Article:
Re: Water maker Questions


Mohammad Shirloo
 

Hi All;

We have the 150 l/hr Dessalator. Martin Dee Jong at Dessalator has been our main go to person when we’ve had any issues with our Dessalator. He has always been extremely knowledgeable and helpful and his information has always been spot on. I believe he has the position of director now for Dessalator in a couple of countries.

According to Martin there is no advantage in running the system at low pressures. In fact he advised that it should always be run at max pressure in the green simply because we will produce more water without any downside.

He also advises that as long as the system in run regularly, at least once a week, there is no need for fresh water flush. For wintering he advised us to follow their system of sterilization for up to 6 months.

We have followed his advise with good results so far. We have about 470 hours on the water maker which is now 11 years old on the original membranes. We always get production rates of 150-180 l/hr depending mainly on the water temperature. Our TDS runs in the 250 range all the time. We do not use any water other than Dessalator water on board, so the water maker gets used at least every other when we are on board, which is about 5-6 months every year.

Respectfully;


Mohammad & Aty
B&B Kokomo
Amel 54#099

On Jul 24, 2019, at 4:21 PM, Ryan Meador via Groups.Io <ryan.d.meador@...> wrote:

Hi Tom,

Great meeting you last week.  I believe we have the same watermaker you do (Iteration is hull 233).  We see almost exactly the same production rate that you do.  I believe we see similar TDS as well, but we do not have a meter; I think the folks in Martinique told me it was about 250 when they rebuilt it last winter.  We were instructed to run it at 55-60 bar, despite the green zone on the gauge being from 60-65 bar.  They said it shortens the membrane life to run it at higher pressure.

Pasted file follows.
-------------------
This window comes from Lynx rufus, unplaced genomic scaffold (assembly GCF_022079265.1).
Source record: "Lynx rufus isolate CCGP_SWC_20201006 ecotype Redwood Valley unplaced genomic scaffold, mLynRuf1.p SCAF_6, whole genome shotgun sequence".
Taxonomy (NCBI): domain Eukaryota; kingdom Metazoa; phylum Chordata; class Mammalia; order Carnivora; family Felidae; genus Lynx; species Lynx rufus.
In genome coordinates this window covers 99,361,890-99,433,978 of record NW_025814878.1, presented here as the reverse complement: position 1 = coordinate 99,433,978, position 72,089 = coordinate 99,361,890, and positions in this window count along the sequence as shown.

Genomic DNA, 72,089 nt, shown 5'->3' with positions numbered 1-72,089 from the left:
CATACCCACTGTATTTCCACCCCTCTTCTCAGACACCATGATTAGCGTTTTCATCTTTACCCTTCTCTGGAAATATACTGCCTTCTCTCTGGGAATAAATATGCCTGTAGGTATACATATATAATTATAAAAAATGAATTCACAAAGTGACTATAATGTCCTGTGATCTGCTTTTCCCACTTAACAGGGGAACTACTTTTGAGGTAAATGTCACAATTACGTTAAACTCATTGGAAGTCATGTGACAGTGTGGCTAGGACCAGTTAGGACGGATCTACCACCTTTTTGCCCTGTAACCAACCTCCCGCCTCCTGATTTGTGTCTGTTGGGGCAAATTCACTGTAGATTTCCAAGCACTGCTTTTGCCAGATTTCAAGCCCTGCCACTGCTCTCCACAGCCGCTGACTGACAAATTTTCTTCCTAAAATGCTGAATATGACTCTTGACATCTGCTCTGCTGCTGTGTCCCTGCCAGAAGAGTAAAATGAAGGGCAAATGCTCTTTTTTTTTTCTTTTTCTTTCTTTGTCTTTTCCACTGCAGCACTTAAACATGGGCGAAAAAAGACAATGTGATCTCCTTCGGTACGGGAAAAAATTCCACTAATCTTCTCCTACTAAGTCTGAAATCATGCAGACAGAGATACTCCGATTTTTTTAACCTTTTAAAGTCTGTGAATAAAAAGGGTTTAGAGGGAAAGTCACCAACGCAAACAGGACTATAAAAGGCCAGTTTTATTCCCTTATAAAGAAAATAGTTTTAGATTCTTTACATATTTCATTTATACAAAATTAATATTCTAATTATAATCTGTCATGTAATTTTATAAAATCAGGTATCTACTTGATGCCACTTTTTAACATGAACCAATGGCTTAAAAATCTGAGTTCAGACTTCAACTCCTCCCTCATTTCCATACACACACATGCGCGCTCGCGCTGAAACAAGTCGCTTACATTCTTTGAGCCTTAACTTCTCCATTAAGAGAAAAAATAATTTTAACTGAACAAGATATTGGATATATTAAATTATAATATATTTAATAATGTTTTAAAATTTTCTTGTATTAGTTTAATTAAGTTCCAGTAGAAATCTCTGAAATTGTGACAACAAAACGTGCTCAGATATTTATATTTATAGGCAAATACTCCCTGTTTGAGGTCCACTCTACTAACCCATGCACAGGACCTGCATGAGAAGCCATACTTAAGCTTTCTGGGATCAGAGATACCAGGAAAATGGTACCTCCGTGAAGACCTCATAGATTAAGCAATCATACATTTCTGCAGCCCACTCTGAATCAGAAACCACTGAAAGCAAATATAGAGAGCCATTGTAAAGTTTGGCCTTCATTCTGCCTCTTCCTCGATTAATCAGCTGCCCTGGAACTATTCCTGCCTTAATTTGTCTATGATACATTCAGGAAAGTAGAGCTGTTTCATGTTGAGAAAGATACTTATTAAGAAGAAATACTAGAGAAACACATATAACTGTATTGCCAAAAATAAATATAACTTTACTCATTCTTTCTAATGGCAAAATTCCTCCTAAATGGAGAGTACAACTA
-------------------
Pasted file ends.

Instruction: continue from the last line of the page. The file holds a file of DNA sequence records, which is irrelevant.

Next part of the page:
While we're on the subject, I saw this article just a few days ago about how the neighboring town of Cambridge, MA has a TDS of 469 in their public water supply!

Ryan and Kelly
SM 233 Iteration
Boston, MA, USA


On Tue, Jul 23, 2019 at 6:34 PM Craig Briggs via Groups.Io <sangaris=aol.com@groups.io> wrote:
Bill et al,
World Health Organization to the rescue; but anything <500 ppm is good.
"TDS is a measure of Total Dissolved Solids in Water which comprise of inorganic salts, principally calcium, magnesium, potassium, sodium, bicarbonates, chlorides and sulfates, and small amounts of organic matter that are dissolved in water. TDS in drinking-water originates from natural sources, sewage, urban runoff, and industrial wastewater. Concentrations of TDS in water vary considerably in different geological regions owing to differences in the solubility of minerals.

According to WHO report on Drinking water standards, NO health-based guideline value is proposed for TDS in Drinking Water which essentially means that human body can ingest any amount of TDS in water without any health impact. Now the question is …Why high TDS is considered bad in Drinking Water?

The simple reason is the palatability or taste! Yes, you heard it right. High levels of TDS in drinking-water may have a certain objectionable taste because of salts. The palatability of water with a TDS level of less than 600 mg/liter is generally considered to be good; drinking-water becomes significantly unpalatable at TDS levels greater than 1200 mg/liter. Also, TDS may be high because of certain chemicals which are harmful and hence purification is required to eradicate them. However, this is not a concern in naturally available water. Thus, we can drink the water of any TDS level if it is devoid of harmful pathogens, chemical, and other unacceptable impurities.Hence…high TDS does not lead to any health problem. The presence of high levels of TDS may also be objectionable because of excessive scaling in water pipes, heaters, boilers, and household appliances.

Alternatively, water with extremely low concentrations of TDS may also be unacceptable because of its flat, insipid taste.Most purification techniques such as filtration, membrane processing or sedimentation aim to eliminate the impurities that form high TDS. Water is treated or purified to maintain palatability as well as purity in terms of microbial and chemical composition. It has nothing to do with TDS or mineral content. Purifiers in the market with TDS modulator or a Mineral Booster are just for marketing promotion for naïve customers and do not have any rationale behind it.

To know more about TDS in drinking water, go through the following research published by WHO.WHO Guidelines for drinking-water quality -2008

http://www.who.int/water_sanitat...

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